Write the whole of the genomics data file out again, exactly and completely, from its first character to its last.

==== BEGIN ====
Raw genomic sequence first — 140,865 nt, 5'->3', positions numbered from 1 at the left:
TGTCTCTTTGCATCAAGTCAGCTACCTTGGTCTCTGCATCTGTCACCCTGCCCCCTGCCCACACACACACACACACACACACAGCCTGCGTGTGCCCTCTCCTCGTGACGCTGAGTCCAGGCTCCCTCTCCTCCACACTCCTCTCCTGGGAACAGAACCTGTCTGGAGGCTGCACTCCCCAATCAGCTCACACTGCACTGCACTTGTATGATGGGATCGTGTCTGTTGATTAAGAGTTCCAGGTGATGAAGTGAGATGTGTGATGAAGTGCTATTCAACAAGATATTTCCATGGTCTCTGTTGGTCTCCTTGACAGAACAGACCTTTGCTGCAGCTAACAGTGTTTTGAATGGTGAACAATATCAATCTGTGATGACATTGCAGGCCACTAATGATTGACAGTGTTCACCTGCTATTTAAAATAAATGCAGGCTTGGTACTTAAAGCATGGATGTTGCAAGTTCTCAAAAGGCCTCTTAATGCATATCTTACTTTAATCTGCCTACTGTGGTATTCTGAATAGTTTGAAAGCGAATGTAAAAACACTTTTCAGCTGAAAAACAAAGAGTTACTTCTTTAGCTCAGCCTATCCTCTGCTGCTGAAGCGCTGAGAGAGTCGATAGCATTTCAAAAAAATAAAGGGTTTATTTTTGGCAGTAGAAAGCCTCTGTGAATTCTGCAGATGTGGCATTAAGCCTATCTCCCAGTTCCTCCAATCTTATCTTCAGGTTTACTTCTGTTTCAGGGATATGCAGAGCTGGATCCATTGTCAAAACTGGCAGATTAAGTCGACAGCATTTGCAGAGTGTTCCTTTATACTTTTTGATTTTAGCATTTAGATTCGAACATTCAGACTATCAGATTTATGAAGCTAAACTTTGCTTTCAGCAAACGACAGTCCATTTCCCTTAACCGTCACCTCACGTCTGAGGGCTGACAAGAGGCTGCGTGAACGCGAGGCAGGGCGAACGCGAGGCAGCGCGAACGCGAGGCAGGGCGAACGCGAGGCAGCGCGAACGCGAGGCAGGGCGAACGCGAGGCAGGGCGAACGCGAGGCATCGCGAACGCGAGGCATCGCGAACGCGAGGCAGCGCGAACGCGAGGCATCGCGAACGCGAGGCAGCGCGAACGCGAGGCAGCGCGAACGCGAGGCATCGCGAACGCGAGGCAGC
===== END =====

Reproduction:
Raw genomic sequence first — 140,865 nt, 5'->3', positions numbered from 1 at the left:
TGTCTCTTTGCATCAAGTCAGCTACCTTGGTCTCTGCATCTGTCACCCTGCCCCCTGCCCACACACACACACACACACACACAGCCTGCGTGTGCCCTCTCCTCGTGACGCTGAGTCCAGGCTCCCTCTCCTCCACACTCCTCTCCTGGGAACAGAACCTGTCTGGAGGCTGCACTCCCCAATCAGCTCACACTGCACTGCACTTGTATGATGGGATCGTGTCTGTTGATTAAGAGTTCCAGGTGATGAAGTGAGATGTGTGATGAAGTGCTATTCAACAAGATATTTCCATGGTCTCTGTTGGTCTCCTTGACAGAACAGACCTTTGCTGCAGCTAACAGTGTTTTGAATGGTGAACAATATCAATCTGTGATGACATTGCAGGCCACTAATGATTGACAGTGTTCACCTGCTATTTAAAATAAATGCAGGCTTGGTACTTAAAGCATGGATGTTGCAAGTTCTCAAAAGGCCTCTTAATGCATATCTTACTTTAATCTGCCTACTGTGGTATTCTGAATAGTTTGAAAGCGAATGTAAAAACACTTTTCAGCTGAAAAACAAAGAGTTACTTCTTTAGCTCAGCCTATCCTCTGCTGCTGAAGCGCTGAGAGAGTCGATAGCATTTCAAAAAAATAAAGGGTTTATTTTTGGCAGTAGAAAGCCTCTGTGAATTCTGCAGATGTGGCATTAAGCCTATCTCCCAGTTCCTCCAATCTTATCTTCAGGTTTACTTCTGTTTCAGGGATATGCAGAGCTGGATCCATTGTCAAAACTGGCAGATTAAGTCGACAGCATTTGCAGAGTGTTCCTTTATACTTTTTGATTTTAGCATTTAGATTCGAACATTCAGACTATCAGATTTATGAAGCTAAACTTTGCTTTCAGCAAACGACAGTCCATTTCCCTTAACCGTCACCTCACGTCTGAGGGCTGACAAGAGGCTGCGTGAACGCGAGGCAGGGCGAACGCGAGGCAGCGCGAACGCGAGGCAGGGCGAACGCGAGGCAGCGCGAACGCGAGGCAGGGCGAACGCGAGGCAGGGCGAACGCGAGGCATCGCGAACGCGAGGCATCGCGAACGCGAGGCAGCGCGAACGCGAGGCATCGCGAACGCGAGGCAGCGCGAACGCGAGGCAGCGCGAACGCGAGGCATCGCGAACGCGAGGCAGC